The immigration reform bill passed by the House on Friday is getting mixed reviews.
That's all right. Any proposal to change immigration policy is certain to be divisive. We're just glad to see Congress make a start toward resolving our broken system instead of continuing to bury its head in the sand.
On a 245-to-139 vote, largely divided along party lines, the House approved the Republican-sponsored STEM Jobs Act.
The bill has an admittedly narrow focus. It would eliminate the so-called diversity visa program and grant permanent residency to as many as 55,000 foreign students who graduate from U.S. universities with advanced degrees in science, technology, engineering, and math fields.
The diversity program the bill would eliminate allocates new green cards to 55,000 people selected at random out of a pool of more than 14 million applicants each year.
That provision caused Democrats in the House to balk at a bill that might otherwise have garnered bipartisan support.
The Obama administration gave the bill a cool reception. A statement released by the White House on Friday said the administration does not support "narrowly tailored proposals" that do not meet long-term objectives of achieving comprehensive reform, The Associated Press reported.
Without the support of House Democrats or the president, it's unlikely the Democratic-controlled Senate will take up the measure.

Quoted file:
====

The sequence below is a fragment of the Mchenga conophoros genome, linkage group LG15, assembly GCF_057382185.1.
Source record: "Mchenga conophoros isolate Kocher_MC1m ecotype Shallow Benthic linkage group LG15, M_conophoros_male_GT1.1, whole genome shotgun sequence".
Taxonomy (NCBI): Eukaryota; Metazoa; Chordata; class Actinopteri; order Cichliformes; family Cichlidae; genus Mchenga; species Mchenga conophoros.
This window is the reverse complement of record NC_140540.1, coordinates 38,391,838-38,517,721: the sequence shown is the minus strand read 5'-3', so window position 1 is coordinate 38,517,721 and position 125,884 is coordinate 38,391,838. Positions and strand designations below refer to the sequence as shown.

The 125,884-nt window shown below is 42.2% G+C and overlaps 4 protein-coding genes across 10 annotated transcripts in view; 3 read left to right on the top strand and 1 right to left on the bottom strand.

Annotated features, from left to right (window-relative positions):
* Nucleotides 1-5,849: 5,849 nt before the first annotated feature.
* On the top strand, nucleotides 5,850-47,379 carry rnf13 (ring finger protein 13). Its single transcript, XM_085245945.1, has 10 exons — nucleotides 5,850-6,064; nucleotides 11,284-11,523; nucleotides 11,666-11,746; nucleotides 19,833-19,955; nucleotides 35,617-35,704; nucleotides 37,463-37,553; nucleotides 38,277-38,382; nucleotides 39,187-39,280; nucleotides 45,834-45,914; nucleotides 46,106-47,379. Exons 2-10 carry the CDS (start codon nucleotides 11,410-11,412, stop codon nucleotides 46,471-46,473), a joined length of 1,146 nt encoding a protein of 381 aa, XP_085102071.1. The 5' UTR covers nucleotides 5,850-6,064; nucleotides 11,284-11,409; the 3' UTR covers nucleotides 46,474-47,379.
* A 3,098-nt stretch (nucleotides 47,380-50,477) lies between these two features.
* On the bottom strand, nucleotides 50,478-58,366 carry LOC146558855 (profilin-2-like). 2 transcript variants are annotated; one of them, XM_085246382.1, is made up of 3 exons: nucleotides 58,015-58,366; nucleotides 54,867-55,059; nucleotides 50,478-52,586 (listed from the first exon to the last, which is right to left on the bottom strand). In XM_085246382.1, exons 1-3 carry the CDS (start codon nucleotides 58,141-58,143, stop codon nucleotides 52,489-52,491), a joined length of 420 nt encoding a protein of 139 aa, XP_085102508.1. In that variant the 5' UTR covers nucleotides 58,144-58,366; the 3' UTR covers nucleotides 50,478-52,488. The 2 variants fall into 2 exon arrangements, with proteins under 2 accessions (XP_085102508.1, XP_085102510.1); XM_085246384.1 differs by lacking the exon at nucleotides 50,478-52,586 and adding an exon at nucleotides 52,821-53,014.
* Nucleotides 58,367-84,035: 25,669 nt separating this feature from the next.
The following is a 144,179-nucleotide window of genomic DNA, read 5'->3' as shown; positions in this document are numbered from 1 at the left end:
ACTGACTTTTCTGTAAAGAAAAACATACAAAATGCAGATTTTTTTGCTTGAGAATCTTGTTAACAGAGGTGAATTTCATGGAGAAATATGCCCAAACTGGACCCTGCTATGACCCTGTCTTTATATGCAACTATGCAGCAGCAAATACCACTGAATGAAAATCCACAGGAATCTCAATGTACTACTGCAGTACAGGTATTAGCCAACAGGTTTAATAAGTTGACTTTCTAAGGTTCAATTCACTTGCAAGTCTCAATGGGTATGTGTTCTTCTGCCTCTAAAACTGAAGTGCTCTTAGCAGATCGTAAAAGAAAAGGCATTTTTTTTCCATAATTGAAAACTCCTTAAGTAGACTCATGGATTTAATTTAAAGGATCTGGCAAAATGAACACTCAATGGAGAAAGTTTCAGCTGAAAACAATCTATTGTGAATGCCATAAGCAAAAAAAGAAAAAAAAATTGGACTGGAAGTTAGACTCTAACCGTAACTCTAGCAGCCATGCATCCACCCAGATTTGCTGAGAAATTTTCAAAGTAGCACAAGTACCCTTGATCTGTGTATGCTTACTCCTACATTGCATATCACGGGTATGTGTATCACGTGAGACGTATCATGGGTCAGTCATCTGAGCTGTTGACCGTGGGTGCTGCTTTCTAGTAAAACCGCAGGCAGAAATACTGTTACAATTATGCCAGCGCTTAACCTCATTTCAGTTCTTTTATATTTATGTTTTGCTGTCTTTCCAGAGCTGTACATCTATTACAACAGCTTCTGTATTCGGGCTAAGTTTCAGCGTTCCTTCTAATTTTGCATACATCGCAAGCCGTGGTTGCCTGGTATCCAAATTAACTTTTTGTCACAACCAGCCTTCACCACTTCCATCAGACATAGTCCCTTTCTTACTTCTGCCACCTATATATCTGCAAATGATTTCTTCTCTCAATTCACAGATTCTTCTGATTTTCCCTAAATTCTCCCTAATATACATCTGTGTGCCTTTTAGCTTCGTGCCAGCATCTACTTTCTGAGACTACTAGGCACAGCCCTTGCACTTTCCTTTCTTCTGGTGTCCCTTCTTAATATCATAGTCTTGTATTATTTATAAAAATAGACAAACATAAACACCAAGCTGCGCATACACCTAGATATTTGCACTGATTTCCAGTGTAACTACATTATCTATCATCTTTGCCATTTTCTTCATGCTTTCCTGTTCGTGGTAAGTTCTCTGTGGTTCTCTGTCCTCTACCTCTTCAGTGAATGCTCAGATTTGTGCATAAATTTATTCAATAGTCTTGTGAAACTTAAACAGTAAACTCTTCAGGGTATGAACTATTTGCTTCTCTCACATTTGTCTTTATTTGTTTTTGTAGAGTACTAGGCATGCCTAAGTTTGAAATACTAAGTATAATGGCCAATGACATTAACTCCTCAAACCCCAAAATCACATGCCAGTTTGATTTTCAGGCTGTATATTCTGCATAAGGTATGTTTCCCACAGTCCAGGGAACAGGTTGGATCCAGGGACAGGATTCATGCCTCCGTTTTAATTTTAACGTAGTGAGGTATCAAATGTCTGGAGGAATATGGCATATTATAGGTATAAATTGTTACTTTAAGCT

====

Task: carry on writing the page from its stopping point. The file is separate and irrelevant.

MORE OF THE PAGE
But we're still encouraged.
Even if it's doomed at this point, the bill attempts to address a couple of serious problems.
The nation's high-tech industries suffer from a chronic shortage of qualified workers. It's foolish to force people who were trained for these jobs at American universities to leave and work for foreign competitors.
The bill also would allow spouses and minor children of legal permanent residents to come to the U.S. after waiting one year for their green cards. Currently, it typically takes two years or more before family members can join legal aliens.
We're a little dismayed by Obama's reference to comprehensive reform. We could wait forever for a bipartisan package that deals with everything from border security to the question of what to do with the 11 million illegal aliens already here.
But the White House also said it was encouraged that Congress "appears to be ready to begin serious debate on the need to fix our broken immigration system."
That debate might not go anywhere if the starting point has to be an all-encompassing package of reforms. Such unrealistic expectations have stalled all progress on this difficult issue for too long.
The president and Congress need to take a serious look at making progress where they can.